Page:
Women Who Do – In the Era of Internet, TV and Film

Keryn Nelson
Keryn Nelson


If you think that you already have what you need to facilitate the vision you have for your life, perhaps Issa Rae’s story may inspire you.

I write this article post conclusively turning over the yellow paperback cover of Issa Rae’s first published book ‘The Adventures of Awkward Black Girl’. (N.B I’m aware that ‘Issa Rae’ is not her full name however this is the way she refers to herself, hence I will do the same.)

Like many, I first heard of the growing mogul pre “Insecure”, while she was claiming her spot on Social Media, namely Youtube as ‘J’, the “Awkward Black Girl” (ABG), a character so relatable it had spun her into the realms of internet stardom. To avoid being pretentious I cannot say I found the show in 2011 when it was just making its initial rounds on Youtube, on the contrary, I actually heard its title while watching a podcast by Dormtainment in 2015 (a sextet of males who produced comedic youtube content), which featured Rae. There the boys mentioned that her ‘Awkward Black Girl’ series had been one of their inspirations. Ofcourse, I was instantly intrigued by the name of the show alone and grew anxious to search and view it myself.

Although I caught on when the show had already closed with its Season two finale “The Change”, both seasons were pieces of digital content I had consumed during half-day long binges (my binge times would be shorter had they not included snack intermissions). So yes, I highly recommend watching it if you haven’t already. In the event that the year of its debut fools you into thinking the show might be a bit “dated”, worry not, the awkward humor is timeless. Search “Awkward Black Girl” on youtube and get your fix.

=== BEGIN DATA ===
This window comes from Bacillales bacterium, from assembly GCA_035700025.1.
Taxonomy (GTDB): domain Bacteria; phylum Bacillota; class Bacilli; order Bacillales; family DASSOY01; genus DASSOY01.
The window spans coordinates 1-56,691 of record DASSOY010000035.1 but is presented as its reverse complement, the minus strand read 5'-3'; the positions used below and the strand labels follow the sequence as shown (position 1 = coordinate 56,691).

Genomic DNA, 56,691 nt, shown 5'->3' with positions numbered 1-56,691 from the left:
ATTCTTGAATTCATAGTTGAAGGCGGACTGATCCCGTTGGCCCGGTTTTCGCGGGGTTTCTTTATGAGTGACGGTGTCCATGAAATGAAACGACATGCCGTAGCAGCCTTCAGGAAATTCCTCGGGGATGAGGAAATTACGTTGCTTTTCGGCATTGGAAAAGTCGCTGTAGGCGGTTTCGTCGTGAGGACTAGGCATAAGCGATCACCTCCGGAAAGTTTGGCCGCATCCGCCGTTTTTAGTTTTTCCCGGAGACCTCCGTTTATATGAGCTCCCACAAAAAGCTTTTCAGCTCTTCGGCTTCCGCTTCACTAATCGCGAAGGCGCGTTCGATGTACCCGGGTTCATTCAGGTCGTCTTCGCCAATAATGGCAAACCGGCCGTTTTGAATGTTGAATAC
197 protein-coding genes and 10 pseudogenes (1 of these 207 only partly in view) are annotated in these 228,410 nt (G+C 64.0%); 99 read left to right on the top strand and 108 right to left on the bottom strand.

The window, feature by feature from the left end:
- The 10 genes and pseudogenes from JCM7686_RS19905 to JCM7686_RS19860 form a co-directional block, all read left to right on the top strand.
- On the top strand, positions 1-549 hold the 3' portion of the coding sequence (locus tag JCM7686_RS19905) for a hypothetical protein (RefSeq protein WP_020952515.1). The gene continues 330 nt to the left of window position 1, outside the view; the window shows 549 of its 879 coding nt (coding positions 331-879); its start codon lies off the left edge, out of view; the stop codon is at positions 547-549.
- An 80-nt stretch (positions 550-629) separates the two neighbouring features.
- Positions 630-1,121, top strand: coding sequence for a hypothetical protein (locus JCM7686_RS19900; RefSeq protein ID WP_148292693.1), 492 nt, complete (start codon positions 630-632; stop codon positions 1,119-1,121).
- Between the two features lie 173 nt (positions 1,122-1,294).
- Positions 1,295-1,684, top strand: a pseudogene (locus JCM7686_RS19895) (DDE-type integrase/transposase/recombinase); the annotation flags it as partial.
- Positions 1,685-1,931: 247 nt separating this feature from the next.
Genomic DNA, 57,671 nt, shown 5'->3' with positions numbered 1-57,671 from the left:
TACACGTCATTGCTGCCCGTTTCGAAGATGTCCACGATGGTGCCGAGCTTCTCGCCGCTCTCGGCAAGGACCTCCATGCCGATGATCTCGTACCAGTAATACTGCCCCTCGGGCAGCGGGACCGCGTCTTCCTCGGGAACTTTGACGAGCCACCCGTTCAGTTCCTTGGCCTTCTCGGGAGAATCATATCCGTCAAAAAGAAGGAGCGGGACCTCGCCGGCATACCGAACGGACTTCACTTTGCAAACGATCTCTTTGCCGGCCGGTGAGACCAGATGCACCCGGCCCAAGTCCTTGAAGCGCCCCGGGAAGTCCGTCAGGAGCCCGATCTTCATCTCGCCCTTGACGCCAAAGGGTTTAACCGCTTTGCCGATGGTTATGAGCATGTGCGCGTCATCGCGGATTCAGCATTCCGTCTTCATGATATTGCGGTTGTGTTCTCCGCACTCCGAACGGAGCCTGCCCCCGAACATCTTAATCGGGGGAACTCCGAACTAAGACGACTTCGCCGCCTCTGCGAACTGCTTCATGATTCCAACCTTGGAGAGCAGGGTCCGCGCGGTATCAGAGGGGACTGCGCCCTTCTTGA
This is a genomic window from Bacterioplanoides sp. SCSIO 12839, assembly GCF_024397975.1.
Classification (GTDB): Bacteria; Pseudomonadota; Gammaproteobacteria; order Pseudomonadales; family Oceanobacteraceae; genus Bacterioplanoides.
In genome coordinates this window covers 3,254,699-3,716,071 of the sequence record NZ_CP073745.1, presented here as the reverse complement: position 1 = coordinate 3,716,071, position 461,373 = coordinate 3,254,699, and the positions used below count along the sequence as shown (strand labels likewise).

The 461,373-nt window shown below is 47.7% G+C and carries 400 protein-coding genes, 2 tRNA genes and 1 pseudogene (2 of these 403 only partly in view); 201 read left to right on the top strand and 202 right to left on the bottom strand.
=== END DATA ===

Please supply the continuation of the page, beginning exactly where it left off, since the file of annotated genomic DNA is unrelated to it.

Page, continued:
What had really fascinated me about Issa Rae was not the laughs she provided, but the realization that after calling on her friends to get on board, she had orchestrated the filming of “The Stop Sign”; the series’ very first installment, herself. When the episode eventually went viral, Rae alongside producer Tracy Oliver created a Kickstarter in order to fund the remainder of the series.
With an evidently low budget, each episode hit comedic marks and quenched a thirst for a unique story my then college self did not even know I had. As a millennial with a heavy grasp and eye on and for the “self making” capabilities of the internet, I was inspired. I felt Rae’s show was the virtual manifestation of ambition and of a persons desire to do their part in actualizing their ‘dreams’. She was doing what she could with what she had and for that reason, although I did not know much about the writer-actress at the time, I could sense she was more than just a here-for-today-gone-by-tomorrow sort of talent.